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Labor ignore farmers and landcare pleas on licensed water frontages change

The Labor Government with support of cross bench members have ensured that unrestricted camping access to thousands of kilometres of licensed water frontages in Victoria will go ahead.

State Member for Eildon, Cindy McLeish is deeply disappointed in the outcome as the impacts on both farming and the environment have not been fully assessed and understood.

Ms McLeish said, “I have been contacted by many local farmers and landowners over the past few months who are strongly opposed to this legislation because they know the damage that it could cause, and the risks involved.”

The many risks include threats to biosecurity, farms gates being left open, dogs attacking stock, campfires left unattended or un-extinguished and access to and from waterways through a landholder’s private property. Environmental concerns include debris & rubbish being left behind, broken bottles and damage to riparian areas that Landcare groups have spent years establishing.

It was clear during the parliamentary debate that the Labor Government had conducted zero consultation and ignored the genuine and reasonable concerns from the farming community and environmental groups about the potential for waterways to be polluted with human waste and litter, agriculture and native habitats to be destroyed and wildlife harmed.

Ms McLeish continues, “I don’t think the State Labor Government has taken into consideration these very real risks. There has been no consultation”.

Establishing liability following an accident by a camper has not been fully explored.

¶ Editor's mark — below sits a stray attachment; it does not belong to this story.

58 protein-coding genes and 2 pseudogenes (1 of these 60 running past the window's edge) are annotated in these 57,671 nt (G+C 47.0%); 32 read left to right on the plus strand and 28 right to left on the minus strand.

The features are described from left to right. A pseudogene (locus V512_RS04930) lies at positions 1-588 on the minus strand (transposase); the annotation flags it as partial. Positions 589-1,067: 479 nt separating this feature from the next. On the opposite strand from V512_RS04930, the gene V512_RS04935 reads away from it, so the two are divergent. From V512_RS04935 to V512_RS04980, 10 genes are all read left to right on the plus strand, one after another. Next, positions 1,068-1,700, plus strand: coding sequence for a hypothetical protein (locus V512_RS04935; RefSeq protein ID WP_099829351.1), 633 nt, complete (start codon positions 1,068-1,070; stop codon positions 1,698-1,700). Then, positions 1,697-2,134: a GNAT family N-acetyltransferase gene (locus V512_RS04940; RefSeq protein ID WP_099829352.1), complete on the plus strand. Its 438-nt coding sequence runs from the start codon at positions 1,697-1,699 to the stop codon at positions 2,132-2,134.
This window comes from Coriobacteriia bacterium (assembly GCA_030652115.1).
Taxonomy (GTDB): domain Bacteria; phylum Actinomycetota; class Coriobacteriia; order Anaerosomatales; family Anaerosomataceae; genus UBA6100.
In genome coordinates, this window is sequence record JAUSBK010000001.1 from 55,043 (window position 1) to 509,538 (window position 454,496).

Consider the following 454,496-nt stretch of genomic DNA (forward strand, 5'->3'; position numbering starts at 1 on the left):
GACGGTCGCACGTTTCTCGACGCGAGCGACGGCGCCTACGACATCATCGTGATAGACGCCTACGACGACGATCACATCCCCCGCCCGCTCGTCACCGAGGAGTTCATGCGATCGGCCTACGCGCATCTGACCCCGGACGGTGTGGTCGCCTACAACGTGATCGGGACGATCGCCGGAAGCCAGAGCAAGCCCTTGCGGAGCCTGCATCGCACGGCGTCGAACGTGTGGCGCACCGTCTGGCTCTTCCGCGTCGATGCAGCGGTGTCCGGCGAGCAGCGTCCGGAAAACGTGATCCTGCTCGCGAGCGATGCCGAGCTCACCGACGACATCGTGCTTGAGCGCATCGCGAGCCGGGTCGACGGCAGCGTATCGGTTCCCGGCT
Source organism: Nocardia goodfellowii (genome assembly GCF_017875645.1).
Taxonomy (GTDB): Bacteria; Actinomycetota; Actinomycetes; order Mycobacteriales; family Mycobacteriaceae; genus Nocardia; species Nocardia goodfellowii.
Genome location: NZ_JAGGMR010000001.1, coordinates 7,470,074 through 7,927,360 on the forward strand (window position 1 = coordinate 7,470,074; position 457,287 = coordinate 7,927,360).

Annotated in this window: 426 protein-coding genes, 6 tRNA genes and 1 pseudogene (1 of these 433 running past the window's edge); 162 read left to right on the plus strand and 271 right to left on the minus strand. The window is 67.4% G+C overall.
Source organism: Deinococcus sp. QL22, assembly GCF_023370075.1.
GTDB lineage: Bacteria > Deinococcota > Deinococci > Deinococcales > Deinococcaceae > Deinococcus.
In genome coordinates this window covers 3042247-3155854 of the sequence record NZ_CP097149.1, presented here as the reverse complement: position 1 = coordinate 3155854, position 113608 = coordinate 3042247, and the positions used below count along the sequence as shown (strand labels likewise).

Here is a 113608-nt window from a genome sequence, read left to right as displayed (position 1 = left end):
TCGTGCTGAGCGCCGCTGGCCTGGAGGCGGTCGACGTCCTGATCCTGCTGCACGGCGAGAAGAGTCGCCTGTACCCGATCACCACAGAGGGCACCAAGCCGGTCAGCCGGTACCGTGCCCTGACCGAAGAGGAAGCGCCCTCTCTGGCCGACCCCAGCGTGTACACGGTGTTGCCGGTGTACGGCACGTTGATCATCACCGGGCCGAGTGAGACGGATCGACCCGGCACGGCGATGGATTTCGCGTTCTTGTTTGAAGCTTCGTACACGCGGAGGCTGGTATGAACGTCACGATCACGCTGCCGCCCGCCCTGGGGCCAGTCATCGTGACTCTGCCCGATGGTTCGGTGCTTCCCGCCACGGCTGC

“All it takes is for someone who has had too much to drink to step into a wombat hole and break their leg. Who is responsible for that if they venture on to your property?”

“We already have so many great and established camping spots on the banks of rivers.”

The Liberal Nationals support more Victorians enjoying fishing and camping on public land but also want to safeguard the native habitats on water frontages and protect farmers, their livestock and crops.

Around 10,000 farming families who hold water frontage licenses with the State had not received any consultation from the Government, with Labor conceding it would conduct consultation but only after the bill had passed into legislation.

Feeling the community backlash, the Labor Government has been forced to push out the date when campers can begin camping on licensed water frontages from 1 December 2020 to 1 September 2021.

“As this rolls out, landowners and interested parties will need to be particularly vigilant in documenting any poor behaviours, misconduct, littering and polluting from campers”. Ms McLeish concludes.

Licence holder, Peter Ingham from Yea said, “The recently enacted legislation allowing camping on licenced river frontage land will have serious consequences: bushfire risk will be greatly elevated, the riparian environment will suffer and farmers and others with adjoining land will be severely impacted. No matter what regulations the Government imposes, there is no way they can be enforced and irresponsible campers will do what they please – campfires will be left burning, food and toilet litter will left behind or thrown in the river, native vegetation trampled on, gates left open, private land accessed and farms exposed to biosecurity risks. We have experienced all of this when illegal campers have set themselves up on riverfront land adjoining our farm.

“It is proposed that since fishers can legitimately access licenced riverfront land then so should campers; but setting up camp for overnight and extended stays is a totally different proposition, with toiletry and other needs being on a different level altogether. State forests and National Parks either have facilities for camping or provide the opportunity for compliance with regulations to be monitored. The same can certainly not be said for licenced land adjoining private property.”

Licence holder Stuart Gilmore of Thornton said, “There’s real concerns around emergency services and access to some of the proposed water frontage camping areas.” “Whether it be ambulance access in the event of a medical emergency or the ability of a CFA tanker to even get to the site of a fire, it only takes a small delay for a tragedy to unfold.” “Add to the fact there are no proper toilet facilities, bins and fire pits, this proposal just makes no sense.” “That’s why we need to ensure camping only remains in regulated sites throughout Victoria,” Mr Gilmore concludes.

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